Leslie Jordan, a comedian and Instagram star who was 67 years old, has died.
Shows like “Will & Grace” made him well-known, and the pandemic gave him even more attention. He died in Hollywood in a car accident.
Leslie Jordan died in a car crash in Hollywood, California, on Monday. He was a comedic actor who got his start late but became well-known through roles on several TV shows, most notably “Will & Grace.” During the pandemic, his funny homemade videos attracted millions of Instagram followers, which brought him even more fame. He was 67.
David Shaul, who worked for the talent agency BRS/Gage and represented him, said that he knew he had died. The police were quoted in the news as saying that Mr. Jordan’s car hit the side of a building after he had a medical emergency. A spokesman for the Los Angeles Police Department said that a BMW driver hit a wall at 9:30 a.m. in Hollywood and died, but he wouldn’t say who the driver was.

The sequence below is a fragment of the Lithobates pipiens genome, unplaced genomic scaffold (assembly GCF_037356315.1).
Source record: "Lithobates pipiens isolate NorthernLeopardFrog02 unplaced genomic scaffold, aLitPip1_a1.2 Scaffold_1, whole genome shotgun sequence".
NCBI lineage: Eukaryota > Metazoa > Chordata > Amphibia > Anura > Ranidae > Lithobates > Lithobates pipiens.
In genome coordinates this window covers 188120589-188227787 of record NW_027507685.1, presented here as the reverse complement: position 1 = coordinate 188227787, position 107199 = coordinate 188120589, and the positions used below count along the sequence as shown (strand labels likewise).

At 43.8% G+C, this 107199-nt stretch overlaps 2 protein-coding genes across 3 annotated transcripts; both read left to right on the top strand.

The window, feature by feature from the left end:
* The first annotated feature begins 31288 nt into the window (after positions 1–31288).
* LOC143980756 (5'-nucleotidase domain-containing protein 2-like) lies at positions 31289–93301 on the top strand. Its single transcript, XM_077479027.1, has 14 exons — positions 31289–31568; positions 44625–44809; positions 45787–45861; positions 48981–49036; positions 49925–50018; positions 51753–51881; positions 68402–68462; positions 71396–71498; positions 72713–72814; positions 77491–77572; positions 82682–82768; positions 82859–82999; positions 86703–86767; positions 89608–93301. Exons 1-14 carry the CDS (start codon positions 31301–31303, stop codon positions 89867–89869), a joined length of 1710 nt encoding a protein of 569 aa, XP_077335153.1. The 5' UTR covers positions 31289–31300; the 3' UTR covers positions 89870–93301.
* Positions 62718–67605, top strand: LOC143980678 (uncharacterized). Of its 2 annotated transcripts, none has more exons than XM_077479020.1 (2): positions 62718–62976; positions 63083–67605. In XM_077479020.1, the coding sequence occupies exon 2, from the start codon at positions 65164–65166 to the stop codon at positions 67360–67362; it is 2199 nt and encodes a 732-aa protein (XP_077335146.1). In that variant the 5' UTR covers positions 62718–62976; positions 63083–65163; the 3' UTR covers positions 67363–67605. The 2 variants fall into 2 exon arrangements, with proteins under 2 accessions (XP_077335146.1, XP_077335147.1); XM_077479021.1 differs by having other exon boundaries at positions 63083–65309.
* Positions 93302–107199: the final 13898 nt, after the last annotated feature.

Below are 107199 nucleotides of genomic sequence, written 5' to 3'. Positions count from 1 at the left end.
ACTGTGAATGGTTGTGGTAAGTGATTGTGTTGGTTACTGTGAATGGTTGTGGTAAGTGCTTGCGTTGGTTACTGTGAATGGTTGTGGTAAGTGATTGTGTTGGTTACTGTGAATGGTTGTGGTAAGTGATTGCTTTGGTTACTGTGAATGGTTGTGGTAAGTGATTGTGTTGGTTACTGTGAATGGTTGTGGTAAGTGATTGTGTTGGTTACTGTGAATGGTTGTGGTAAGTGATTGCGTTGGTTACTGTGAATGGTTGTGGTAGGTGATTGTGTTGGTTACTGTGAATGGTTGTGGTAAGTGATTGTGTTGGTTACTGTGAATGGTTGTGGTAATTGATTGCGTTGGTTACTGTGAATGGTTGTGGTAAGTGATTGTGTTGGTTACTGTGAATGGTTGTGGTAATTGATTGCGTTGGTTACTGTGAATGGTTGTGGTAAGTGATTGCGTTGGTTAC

Mr. Shaul said of Mr. Jordan in an email, “Not only was he a mega-talent and a joy to work with, but he also gave the country a safe place to feel when things were hard.”
That was a reference to the surprising fact that Mr. Jordan started making viral videos during the pandemic. He was waiting out Covid-19 in Tennessee, close to his family, when he started posting vignettes on Instagram. These were short, funny stories from his life, and he was surprised when his number of followers grew into the millions. He had been in more than 130 TV shows and movies, so he wasn’t exactly unknown, but becoming an Instagram star at age 65 was a nice surprise.
“I’ve always loved and wanted attention, but I’ve never had this kind of attention before.”